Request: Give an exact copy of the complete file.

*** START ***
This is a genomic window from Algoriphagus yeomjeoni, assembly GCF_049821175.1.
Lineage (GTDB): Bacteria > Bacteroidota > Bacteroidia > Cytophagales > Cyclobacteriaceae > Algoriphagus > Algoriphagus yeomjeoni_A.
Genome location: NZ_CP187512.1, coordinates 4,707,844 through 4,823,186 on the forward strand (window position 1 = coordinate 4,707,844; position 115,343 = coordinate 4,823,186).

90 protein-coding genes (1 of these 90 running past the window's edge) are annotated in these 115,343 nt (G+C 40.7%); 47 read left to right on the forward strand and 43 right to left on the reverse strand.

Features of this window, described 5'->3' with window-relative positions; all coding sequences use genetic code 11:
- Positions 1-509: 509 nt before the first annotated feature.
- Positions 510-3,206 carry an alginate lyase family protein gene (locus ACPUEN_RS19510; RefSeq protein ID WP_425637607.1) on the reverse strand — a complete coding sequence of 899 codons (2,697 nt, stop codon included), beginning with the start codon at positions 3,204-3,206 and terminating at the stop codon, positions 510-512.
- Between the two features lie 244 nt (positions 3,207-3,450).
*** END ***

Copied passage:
This is a genomic window from Algoriphagus yeomjeoni, assembly GCF_049821175.1.
Lineage (GTDB): Bacteria > Bacteroidota > Bacteroidia > Cytophagales > Cyclobacteriaceae > Algoriphagus > Algoriphagus yeomjeoni_A.
Genome location: NZ_CP187512.1, coordinates 4,707,844 through 4,823,186 on the forward strand (window position 1 = coordinate 4,707,844; position 115,343 = coordinate 4,823,186).

90 protein-coding genes (1 of these 90 running past the window's edge) are annotated in these 115,343 nt (G+C 40.7%); 47 read left to right on the forward strand and 43 right to left on the reverse strand.

Features of this window, described 5'->3' with window-relative positions; all coding sequences use genetic code 11:
- Positions 1-509: 509 nt before the first annotated feature.
- Positions 510-3,206 carry an alginate lyase family protein gene (locus ACPUEN_RS19510; RefSeq protein ID WP_425637607.1) on the reverse strand — a complete coding sequence of 899 codons (2,697 nt, stop codon included), beginning with the start codon at positions 3,204-3,206 and terminating at the stop codon, positions 510-512.
- Between the two features lie 244 nt (positions 3,207-3,450).